The University of Minnesota’s Academic Health Center (AHC) has chosen a Renkus-Heinz Iconyx system for its central teaching forum, the Mayo Memorial Auditorium in Minneapolis.
The six schools and colleges that make up the AHC include the disciplines of medicine, dentistry, nursing, pharmacy, public health, and veterinary medicine. The Mayo Memorial Auditorium is used primarily as a lecture hall but also serves many other functions, including computer-based testing, continuing and distance education for large group seminars, and for grand rounds presentations. Other typical uses include Medical School White Coat ceremonies, graduation ceremonies and celebrations, Mini Medical School programs, the Academic Health Center Lecture series, community and alumni events, and cultural events and exhibits.
Built in 1951 and renovated in 2006, the 18,200sq-ft. building is eligible for the National Register of Historic Places, which required that its overall character and detailing had to be preserved in line with the Standards for Treatment of Historic Properties, 1995.
Architects Smith Group, based out of Minneapolis, with principal architect Ted Davis and project architect Nick Woodard, were awarded the task of renovation, while technology consultants Elert & Associates of Stillwater, MN were engaged to analyze the auditorium and design a system capable of delivering seamless, first class speech quality.
In effect, the audio system—covering the egg-shaped 549-seat auditorium and balcony from just two 9” wide openings in the wall—was required to “disappear” into the architectural renovation. Sound sources include wired and wireless microphones, DVD, VCR and computers.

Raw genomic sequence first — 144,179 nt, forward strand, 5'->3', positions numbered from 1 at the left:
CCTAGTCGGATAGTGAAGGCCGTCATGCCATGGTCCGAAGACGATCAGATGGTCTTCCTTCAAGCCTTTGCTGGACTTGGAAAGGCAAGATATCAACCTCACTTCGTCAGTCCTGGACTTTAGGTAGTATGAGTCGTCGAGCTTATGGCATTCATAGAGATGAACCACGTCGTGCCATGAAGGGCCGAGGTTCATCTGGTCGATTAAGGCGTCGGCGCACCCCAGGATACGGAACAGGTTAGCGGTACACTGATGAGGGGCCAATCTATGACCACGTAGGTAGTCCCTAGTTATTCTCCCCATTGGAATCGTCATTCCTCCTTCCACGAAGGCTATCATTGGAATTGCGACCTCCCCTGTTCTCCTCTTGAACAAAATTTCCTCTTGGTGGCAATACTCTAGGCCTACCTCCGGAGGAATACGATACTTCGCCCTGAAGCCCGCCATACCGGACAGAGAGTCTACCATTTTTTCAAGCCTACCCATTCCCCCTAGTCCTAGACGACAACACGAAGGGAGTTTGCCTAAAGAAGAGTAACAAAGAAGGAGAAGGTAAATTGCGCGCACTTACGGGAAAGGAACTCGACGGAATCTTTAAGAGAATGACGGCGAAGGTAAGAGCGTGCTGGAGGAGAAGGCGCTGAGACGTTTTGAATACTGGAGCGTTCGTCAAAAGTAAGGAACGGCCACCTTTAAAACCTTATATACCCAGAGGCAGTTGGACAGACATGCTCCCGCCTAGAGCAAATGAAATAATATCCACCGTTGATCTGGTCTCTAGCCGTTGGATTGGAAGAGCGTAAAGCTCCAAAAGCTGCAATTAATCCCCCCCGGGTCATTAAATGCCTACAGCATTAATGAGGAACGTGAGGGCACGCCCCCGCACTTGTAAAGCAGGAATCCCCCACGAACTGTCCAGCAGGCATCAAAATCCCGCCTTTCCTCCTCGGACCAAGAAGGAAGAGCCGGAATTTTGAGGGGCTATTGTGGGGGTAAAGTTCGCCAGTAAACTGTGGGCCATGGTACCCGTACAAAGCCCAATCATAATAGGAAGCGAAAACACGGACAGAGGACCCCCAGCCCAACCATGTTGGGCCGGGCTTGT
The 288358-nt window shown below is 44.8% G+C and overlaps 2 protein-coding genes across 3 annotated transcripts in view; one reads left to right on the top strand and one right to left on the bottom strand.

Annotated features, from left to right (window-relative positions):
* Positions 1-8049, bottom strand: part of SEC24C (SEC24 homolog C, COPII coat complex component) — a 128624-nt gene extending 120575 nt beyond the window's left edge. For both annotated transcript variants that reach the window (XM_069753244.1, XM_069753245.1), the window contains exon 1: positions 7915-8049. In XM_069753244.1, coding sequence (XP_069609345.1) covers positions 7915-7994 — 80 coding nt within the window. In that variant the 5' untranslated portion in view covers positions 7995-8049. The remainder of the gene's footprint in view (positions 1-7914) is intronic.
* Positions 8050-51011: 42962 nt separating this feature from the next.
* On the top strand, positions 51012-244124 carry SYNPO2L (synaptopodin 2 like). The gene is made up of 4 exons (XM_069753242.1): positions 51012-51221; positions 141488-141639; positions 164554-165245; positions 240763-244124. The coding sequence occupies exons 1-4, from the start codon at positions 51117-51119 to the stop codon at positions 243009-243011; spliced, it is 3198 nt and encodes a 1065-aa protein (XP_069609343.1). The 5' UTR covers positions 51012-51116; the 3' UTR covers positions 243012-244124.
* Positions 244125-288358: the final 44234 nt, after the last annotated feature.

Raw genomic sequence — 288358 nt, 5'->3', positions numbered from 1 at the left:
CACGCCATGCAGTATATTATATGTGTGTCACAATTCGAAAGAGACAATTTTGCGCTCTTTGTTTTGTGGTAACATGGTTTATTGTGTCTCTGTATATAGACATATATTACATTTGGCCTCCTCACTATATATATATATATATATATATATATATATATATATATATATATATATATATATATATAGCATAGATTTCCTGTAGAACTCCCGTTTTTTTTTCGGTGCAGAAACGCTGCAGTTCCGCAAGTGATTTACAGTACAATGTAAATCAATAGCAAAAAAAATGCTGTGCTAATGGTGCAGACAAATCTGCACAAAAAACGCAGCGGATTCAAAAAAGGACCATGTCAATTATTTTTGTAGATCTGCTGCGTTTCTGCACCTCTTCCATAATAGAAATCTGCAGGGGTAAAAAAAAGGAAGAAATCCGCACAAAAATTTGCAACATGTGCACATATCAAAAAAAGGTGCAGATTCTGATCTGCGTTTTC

Elert & Associates’ team, led by principal consultant Will Craig and associate Ron Puncsak, set to work on the challenge and Ron Puncsak developed an EASE model of the room in conjunction with Nick Woodard at Smith Group.
Different digitally-steerable line arrays were modeled, and a pair of Iconyx IC8 loudspeakers, flanking a 16’ x 9’ rear-projection screen, became the device of choice after verification with Renkus-Heinz’s BeamWare. Jim Mobley, senior applications engineer at Renkus-Heinz, carried out verification on the EASE model to guarantee the system’s eventual performance, with each IC8 tuned to deliver three sound ‘beams’ to evenly cover the seating.
Audio integration was the work of Tierney Brothers, Inc.; Jeff Blexrud performed the technical configuration with Jiggs Lee from Elert & Associates.At the renovated building’s official reopening ceremony, Nick Woodard commented, “It was essential that the acoustical performance expected of a high technology, contemporary audio system be balanced with the aesthetics of this historic building, which was a significant challenge. Iconyx proved to be the ideal solution, meeting or exceeding everyone’s expectations and satisfying the most critical eyes and ears simultaneously.”